That would seem to suggest a company that’s in trouble. So let’s look at some possible reasons people may be short this stock, giving nightmares to longs who have watched the price plummet over the past year.
1. Everyone is making computer animated movies.
It’s true there’s more competition than years ago when Dreamworks and Pixar (now a unit of Disney (DIS)) were the only games in town. But it’s also true that there are now many more towns, namely cities like Shanghai and Moscow, as studios recognize that growing consumer classes worldwide want to see the best entertainment Hollywood has to offer. If there are more players in more towns, you want the best players in those towns. So what was the best animated film that Hollywood had to offer in 2011? Well, if you base such a ranking on global box office revenues, according to Box Office Mojo, the answer is DWA’s Kung Fu Panda 2, grossing $665.7 million worldwide. In fact it was the fifth highest grossing movie of any variety worldwide. It bested Pixar’s Cars 2; Columbia/Sony’s (SNE) the Smurfs; and Fox’s (NWS) Rio. Those other three movies are worth mentioning, because they are the only three animated movies on the list that beat DWA’s only other release in 2011, Puss in Boots, the thirteenth highest grossing movie worldwide of 2011.
2. People are not buying as many DVDs as they used to.
Sure, there are people out there who will buy today’s current releases on a street corner abroad, getting a version of the movie recorded on a camera phone in a crowded theater, resulting in the kind of motion sickness that used to be exclusively induced by films like the Blair Witch Project. And there are others who know what web sites to go to for illegal downloads, that may or may not be accessible in the future, depending on what happens with the Stop Online Piracy Act (SOPA). Fortunately, DWA is recognizing the importance of the transition to digitally streamed movies, having decided to end its deal with Time Warner's (TWX) HBO in 2013 and entering an exclusive contract similar to HBO's pay-TV deal with Netflix (NFLX). Netflix allows viewers to choose from a selection of movies to watch on various devices now. And if there is any demographic that wants to watch something immediately, it’s young kids. Incidentally, young kids also like to watch the same things more than once, so repeated viewings, whether on Netflix, or some future version of Apple TV (AAPL) that allows movies to be quickly purchased (instead of the current rental-only Apple TV) may be of benefit to DWA.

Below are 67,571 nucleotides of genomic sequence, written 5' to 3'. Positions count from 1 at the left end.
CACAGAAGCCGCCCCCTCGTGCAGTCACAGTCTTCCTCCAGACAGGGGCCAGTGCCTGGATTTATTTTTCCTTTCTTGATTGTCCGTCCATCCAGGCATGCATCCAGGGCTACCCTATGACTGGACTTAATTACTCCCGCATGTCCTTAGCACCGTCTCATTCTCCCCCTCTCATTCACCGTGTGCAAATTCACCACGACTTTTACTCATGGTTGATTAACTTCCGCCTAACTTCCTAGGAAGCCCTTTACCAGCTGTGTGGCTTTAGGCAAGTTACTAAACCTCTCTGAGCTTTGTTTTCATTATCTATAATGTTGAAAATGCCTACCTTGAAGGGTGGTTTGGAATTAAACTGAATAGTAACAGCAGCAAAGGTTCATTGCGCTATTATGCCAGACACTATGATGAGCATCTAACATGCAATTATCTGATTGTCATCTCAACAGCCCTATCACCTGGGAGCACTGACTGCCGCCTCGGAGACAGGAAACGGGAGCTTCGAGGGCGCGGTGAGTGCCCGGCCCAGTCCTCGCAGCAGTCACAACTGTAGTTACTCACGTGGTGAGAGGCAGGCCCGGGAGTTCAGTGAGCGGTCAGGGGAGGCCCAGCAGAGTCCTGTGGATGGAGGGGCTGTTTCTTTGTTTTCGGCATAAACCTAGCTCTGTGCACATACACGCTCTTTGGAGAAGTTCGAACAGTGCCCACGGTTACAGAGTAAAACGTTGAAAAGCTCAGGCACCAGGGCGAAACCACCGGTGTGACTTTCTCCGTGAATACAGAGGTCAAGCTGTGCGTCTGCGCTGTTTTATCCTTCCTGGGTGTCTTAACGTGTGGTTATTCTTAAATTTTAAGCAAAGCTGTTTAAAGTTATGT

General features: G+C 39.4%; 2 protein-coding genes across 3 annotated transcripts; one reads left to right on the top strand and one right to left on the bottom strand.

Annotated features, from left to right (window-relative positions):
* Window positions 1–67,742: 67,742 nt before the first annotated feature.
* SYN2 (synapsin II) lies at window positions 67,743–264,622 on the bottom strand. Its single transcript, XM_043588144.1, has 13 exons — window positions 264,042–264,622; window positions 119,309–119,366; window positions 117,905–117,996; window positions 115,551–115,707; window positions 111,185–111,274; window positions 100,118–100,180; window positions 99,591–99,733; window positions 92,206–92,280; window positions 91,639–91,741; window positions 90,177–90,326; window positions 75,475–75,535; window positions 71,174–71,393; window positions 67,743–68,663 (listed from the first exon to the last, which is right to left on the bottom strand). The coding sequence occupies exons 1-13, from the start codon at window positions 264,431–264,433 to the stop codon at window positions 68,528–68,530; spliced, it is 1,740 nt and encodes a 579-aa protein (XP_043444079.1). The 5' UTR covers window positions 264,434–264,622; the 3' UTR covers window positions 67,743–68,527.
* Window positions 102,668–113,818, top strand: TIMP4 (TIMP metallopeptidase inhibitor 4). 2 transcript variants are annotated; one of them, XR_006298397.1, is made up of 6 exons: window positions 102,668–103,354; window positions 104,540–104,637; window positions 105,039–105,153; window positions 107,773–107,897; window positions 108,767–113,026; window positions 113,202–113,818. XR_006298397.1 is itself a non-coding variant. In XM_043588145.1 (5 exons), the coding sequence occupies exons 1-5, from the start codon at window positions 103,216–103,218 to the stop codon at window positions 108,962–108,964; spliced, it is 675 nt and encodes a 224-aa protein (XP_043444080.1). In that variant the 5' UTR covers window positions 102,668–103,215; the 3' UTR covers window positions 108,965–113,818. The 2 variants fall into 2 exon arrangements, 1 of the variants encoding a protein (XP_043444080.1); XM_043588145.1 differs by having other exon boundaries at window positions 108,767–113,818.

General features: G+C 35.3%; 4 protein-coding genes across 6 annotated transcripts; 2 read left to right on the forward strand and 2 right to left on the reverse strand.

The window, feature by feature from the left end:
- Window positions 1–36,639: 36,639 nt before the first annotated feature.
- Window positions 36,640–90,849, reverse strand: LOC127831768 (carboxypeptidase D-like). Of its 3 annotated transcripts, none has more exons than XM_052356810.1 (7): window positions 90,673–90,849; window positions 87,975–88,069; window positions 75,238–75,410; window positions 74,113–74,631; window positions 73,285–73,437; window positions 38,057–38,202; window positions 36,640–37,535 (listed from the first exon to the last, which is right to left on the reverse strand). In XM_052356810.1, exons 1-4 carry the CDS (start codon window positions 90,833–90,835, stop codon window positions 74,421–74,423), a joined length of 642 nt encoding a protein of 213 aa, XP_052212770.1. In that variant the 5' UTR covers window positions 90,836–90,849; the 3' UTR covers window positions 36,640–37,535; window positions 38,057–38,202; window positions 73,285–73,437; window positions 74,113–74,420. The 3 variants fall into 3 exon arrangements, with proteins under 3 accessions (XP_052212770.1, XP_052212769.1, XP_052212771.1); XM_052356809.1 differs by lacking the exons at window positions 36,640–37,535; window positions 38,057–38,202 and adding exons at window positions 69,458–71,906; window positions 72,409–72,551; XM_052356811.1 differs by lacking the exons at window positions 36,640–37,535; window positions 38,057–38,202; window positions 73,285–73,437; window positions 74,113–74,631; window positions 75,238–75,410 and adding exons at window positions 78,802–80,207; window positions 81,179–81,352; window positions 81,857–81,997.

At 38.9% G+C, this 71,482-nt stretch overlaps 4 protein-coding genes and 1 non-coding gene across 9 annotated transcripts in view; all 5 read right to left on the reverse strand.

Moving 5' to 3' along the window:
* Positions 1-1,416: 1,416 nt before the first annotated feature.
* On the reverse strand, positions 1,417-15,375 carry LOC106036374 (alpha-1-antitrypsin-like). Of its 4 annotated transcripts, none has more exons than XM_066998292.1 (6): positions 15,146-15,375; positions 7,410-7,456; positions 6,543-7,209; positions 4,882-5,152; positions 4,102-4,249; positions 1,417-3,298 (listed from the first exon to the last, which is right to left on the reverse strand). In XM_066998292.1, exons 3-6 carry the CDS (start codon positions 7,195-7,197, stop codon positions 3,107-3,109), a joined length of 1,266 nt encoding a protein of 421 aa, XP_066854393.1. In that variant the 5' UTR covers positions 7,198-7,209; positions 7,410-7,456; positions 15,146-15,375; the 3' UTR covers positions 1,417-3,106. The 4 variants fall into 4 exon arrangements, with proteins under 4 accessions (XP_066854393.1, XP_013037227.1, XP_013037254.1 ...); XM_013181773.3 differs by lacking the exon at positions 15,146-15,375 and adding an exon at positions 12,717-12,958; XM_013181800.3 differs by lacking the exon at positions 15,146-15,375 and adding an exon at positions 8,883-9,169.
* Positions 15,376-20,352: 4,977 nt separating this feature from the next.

3. Dreamworks wants to do risky things, like potentially distribute its own movies, and put on live arena Kung Fu Panda shows in China.
Dreamworks acknowledged in its last conference call that it is contemplating the various possibilities for distribution, including self-distribution, as its current distribution deal with Paramount nears expiration at the end of 2012. It also noted that it spent $700 million on distribution costs over the eleven-picture life of its current contract. If Dreamworks can save distribution costs, that’s good news, especially since it seems the world likes the characters it’s been putting on screens recently, and will hopefully continue to demand to see some of these characters. DWA also will be opening a live arena How to Train Your Dragon Show in Australia this March, and a similar live Kung Fu Panda show in China in the fall. Some might view these plans as risky, and others might view them as a valiant attempt to try to follow in Disney’s footsteps. However, even if they are risky moves, DWA is a profitable company that can afford some risks, with approximately $150 million in cash, and no long term debt. The live action Dragon show is a joint venture, and if self-distribution does not improve costs, DWA can always try to negotiate a new distribution deal with someone else.
So, just like every good animated film needs a devilish character, this article has included some counterpoints to play devil's advocate for some of the possible explanations as to why DWA stock is out of favor right now, despite trading at less than ten times trailing earnings, and near seemingly nightmarish multi-year lows.